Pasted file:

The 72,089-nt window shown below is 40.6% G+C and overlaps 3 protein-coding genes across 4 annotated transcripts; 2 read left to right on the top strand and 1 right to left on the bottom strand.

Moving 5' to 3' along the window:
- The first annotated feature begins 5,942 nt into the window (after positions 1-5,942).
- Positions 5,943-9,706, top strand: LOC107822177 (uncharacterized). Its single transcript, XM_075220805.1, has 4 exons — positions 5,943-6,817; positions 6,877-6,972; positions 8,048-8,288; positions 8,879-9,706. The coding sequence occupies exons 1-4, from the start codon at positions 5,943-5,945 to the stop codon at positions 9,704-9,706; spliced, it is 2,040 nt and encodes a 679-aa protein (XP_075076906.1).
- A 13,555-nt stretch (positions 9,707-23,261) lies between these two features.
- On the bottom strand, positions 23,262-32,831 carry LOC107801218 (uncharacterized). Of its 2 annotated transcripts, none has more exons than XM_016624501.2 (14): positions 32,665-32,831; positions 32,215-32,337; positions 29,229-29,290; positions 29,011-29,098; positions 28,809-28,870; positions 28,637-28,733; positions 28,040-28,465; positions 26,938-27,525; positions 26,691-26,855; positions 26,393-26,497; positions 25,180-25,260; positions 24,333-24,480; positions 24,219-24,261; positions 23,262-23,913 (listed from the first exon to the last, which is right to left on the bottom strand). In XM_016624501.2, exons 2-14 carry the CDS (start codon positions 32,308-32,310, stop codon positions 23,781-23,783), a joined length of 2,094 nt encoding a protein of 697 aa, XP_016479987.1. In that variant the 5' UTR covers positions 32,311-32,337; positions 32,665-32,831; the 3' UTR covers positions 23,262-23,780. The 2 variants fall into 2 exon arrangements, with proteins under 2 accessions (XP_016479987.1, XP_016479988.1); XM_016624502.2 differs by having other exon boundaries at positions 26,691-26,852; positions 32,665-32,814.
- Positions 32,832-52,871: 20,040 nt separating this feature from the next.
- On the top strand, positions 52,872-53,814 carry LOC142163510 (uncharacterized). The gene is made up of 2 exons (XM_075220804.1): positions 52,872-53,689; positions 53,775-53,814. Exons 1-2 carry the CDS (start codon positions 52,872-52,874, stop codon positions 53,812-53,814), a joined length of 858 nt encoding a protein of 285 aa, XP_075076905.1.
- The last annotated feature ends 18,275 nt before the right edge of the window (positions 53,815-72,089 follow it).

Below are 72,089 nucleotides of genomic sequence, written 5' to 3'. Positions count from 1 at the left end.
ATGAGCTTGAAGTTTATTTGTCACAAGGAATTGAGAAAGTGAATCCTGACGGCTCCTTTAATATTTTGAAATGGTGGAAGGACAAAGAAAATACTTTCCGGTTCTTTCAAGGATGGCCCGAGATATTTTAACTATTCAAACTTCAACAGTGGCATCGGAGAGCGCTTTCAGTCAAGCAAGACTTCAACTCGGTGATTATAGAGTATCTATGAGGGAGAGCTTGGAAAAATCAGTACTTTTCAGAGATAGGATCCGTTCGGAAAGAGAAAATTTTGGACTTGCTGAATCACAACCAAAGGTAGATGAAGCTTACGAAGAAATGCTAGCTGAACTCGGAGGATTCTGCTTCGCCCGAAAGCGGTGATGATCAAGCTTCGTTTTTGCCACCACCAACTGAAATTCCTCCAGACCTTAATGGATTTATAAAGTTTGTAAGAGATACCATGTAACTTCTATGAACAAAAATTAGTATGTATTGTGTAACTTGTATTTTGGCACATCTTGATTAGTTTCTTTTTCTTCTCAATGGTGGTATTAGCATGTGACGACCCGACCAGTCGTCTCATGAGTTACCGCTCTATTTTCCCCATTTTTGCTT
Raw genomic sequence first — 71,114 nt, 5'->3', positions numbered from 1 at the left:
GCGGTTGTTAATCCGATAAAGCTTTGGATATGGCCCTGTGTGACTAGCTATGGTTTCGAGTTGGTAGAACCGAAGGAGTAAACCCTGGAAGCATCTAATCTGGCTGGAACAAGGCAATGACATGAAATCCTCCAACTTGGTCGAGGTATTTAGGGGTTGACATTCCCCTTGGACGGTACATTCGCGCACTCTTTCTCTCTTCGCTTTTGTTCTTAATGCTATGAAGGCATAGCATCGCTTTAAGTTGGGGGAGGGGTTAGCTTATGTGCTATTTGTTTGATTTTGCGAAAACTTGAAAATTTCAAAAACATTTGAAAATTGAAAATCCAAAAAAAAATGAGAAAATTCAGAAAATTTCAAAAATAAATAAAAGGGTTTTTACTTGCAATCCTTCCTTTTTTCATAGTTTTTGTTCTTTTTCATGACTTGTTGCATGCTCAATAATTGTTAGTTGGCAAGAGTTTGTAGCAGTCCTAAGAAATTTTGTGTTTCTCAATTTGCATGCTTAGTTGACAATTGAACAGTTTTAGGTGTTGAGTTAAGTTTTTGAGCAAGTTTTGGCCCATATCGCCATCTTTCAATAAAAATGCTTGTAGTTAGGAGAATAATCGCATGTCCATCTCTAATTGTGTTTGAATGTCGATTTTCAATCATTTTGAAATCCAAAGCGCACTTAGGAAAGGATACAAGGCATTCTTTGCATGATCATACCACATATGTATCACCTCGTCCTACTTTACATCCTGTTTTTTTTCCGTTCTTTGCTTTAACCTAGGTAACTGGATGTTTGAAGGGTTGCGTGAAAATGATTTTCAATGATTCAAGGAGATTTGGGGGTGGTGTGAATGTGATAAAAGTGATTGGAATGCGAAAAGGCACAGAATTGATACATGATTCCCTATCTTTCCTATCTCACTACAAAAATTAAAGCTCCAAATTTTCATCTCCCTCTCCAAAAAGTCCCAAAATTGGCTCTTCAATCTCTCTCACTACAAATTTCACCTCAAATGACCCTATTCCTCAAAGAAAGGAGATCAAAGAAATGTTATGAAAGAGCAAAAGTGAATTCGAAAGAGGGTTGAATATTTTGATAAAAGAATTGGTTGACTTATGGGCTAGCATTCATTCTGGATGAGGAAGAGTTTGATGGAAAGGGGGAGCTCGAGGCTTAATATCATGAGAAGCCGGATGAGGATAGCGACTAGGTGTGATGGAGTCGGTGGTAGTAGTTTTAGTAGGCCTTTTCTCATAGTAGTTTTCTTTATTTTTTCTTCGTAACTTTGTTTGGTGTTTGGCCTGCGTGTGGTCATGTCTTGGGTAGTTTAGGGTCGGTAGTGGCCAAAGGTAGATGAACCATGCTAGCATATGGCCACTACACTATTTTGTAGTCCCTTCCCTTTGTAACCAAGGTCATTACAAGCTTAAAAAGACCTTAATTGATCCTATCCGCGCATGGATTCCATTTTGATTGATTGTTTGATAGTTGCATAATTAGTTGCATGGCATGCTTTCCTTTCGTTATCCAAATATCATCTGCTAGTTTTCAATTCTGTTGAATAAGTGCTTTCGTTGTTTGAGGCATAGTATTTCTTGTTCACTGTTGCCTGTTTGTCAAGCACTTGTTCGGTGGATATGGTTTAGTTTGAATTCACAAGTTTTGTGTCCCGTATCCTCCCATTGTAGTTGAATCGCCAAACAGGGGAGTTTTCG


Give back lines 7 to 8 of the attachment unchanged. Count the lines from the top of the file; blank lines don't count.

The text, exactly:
- Positions 32,832-52,871: 20,040 nt separating this feature from the next.
- On the top strand, positions 52,872-53,814 carry LOC142163510 (uncharacterized). The gene is made up of 2 exons (XM_075220804.1): positions 52,872-53,689; positions 53,775-53,814. Exons 1-2 carry the CDS (start codon positions 52,872-52,874, stop codon positions 53,812-53,814), a joined length of 858 nt encoding a protein of 285 aa, XP_075076905.1.